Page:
New study generates more accurate estimates of state opioid and heroin fatalities

August 7, 2017
Reported and corrected 2014 overdose death rates (per 100,000). Credit: American Journal of Preventive Medicine

Although opioid and heroin deaths have been rising dramatically in the U.S., the magnitude of the epidemic varies from state to state, as does the relative proportion of opioid vs heroin poisonings. Further complicating the picture is that up to one-quarter of all death certificates fail to note the specific drug responsible for the fatality, complicating efforts to target enforcement and treatment programs at both state and federal levels. A new study in the American Journal of Preventive Medicine presents a correction procedure to refine this data, which results in significant shifts in state-by-state mortality rates. This truer picture helps to remove an important barrier to formulating effective policies to address this serious drug epidemic.

On a national basis, these corrected were 24% higher for opioids and 22% higher for . For opioids, uncorrected mortality growth rates were considerably underreported in Pennsylvania, Indiana, New Jersey, and Arizona, but dramatically overestimated in South Carolina, New Mexico, Ohio, Connecticut, Florida, and Kentucky. Increases in heroin death rates were understated in most states, and by a significant margin in Pennsylvania, Indiana, New Jersey, Louisiana, and Alabama.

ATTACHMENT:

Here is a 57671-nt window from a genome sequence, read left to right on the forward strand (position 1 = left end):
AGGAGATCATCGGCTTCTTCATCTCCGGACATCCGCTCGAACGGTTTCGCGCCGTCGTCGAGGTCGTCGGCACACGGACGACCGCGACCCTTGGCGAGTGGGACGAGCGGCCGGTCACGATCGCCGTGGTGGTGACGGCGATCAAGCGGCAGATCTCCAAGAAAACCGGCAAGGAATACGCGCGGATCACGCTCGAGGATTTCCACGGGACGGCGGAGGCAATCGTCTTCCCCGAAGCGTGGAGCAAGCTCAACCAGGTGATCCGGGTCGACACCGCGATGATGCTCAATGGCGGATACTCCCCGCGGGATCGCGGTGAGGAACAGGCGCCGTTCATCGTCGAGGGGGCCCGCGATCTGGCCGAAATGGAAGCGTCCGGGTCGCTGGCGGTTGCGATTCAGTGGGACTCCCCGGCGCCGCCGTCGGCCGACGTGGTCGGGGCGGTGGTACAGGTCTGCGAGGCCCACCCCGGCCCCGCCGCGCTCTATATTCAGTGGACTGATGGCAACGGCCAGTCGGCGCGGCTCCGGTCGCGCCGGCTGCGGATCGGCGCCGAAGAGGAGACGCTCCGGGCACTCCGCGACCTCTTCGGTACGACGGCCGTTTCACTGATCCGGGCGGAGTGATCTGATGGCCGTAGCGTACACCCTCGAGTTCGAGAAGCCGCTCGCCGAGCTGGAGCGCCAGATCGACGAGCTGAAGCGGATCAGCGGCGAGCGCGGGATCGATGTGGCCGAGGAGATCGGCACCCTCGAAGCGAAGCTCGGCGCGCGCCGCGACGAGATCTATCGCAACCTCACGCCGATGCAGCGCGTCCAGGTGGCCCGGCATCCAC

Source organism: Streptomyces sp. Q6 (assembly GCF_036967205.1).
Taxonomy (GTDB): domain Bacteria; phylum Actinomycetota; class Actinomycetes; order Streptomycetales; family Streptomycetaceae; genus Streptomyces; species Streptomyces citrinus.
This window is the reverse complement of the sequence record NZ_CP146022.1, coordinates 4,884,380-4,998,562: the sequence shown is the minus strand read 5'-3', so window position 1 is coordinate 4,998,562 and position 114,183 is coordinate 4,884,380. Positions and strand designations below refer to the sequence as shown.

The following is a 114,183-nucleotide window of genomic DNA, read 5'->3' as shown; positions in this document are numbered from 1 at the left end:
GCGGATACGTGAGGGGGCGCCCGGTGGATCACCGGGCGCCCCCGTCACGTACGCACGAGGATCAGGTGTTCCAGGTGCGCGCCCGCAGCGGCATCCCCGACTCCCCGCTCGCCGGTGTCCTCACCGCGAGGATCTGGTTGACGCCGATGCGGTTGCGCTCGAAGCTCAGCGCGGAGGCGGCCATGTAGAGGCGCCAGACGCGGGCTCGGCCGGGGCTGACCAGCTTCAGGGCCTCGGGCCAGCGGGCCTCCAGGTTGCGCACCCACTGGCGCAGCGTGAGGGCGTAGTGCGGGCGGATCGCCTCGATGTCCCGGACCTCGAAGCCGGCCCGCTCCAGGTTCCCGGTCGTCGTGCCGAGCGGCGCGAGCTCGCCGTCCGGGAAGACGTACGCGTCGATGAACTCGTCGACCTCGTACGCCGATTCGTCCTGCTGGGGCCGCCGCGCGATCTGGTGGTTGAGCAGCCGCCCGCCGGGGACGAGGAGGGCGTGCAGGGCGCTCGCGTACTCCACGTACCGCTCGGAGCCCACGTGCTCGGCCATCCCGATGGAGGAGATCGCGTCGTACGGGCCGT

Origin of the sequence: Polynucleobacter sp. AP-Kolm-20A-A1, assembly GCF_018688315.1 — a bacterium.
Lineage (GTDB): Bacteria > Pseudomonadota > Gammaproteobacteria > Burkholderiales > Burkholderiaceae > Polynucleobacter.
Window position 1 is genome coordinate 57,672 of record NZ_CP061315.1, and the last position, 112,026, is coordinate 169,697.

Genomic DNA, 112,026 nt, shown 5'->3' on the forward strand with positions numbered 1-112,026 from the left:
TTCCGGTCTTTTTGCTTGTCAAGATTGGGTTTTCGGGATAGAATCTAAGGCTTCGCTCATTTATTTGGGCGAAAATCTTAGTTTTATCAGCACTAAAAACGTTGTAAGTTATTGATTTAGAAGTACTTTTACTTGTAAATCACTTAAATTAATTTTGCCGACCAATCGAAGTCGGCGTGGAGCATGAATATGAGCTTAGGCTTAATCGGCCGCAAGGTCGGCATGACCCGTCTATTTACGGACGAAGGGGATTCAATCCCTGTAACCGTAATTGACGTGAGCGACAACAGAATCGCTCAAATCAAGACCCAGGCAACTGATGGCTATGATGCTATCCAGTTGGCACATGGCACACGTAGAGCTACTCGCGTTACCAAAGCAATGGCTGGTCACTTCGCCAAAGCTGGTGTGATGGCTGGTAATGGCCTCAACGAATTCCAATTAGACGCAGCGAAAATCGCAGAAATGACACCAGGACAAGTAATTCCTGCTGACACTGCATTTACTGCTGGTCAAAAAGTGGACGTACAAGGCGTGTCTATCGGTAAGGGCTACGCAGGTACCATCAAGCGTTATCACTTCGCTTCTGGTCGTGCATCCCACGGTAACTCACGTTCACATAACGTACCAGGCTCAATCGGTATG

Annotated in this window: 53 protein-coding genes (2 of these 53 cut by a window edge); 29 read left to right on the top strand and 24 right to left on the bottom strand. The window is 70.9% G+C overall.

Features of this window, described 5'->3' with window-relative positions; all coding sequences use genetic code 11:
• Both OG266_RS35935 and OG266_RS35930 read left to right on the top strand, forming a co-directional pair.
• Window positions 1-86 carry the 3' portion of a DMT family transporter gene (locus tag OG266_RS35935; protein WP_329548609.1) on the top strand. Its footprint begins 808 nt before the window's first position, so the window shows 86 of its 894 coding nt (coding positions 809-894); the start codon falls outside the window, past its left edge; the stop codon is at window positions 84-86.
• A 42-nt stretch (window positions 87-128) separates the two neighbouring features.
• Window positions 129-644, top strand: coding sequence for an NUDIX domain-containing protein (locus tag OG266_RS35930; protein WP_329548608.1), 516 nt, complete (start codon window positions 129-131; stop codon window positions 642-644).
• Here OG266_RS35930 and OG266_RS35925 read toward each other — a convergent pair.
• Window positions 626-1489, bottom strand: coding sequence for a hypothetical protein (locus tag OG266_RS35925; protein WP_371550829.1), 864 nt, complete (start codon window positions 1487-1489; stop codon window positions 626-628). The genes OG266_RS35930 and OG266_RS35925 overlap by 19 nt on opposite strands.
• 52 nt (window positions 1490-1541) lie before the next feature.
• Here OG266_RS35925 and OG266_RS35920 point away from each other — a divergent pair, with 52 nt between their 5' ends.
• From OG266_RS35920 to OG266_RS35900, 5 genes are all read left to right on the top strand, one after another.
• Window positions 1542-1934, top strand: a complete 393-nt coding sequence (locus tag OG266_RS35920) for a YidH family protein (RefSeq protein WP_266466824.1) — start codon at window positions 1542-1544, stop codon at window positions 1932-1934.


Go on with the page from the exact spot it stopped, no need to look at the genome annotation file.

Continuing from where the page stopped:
According to author Christopher J. Ruhm, PhD, Frank Batten School of Leadership and Public Policy, University of Virginia, Charlottesville, Virginia, "A crucial step to developing policy to combat the fatal epidemic is to have a clear understanding of geographic differences in heroin- and -related mortality rates. The information obtained directly from understates these rates because the drugs involved in the deaths are often not specified."

This study develops correction methods to provide more accurate information. The corrected estimates often differ considerably from reported rates. To provide an example, in 2014, the opioid and heroin death rates based on death certificate reports in Pennsylvania were 8.5 and 3.9 per 100,000, respectively, but a drug category was specified in only half of fatal overdose cases in that year. Correcting for this understatement yields estimated actual opioid and heroin overdose deaths of 17.8 and 8.1 per 100,000.

Counts of drug deaths of U.S. residents were obtained from the 2008 and 2014 Centers for Disease Control and Prevention Multiple Cause of Death (MCOD) files. The MCOD data provide information from death certificates on a single underlying cause of death, up to 20 additional causes, and also provided age, race/ethnicity, gender, year, weekday, and place of death. The death certificate may also list one or more drugs involved as immediate or contributory causes of death, included separately as ICD-10 T-codes. T-codes 40.0-40.4 and 40.6 indicate the involvement of opioids and T-code 40.1 refers to heroin.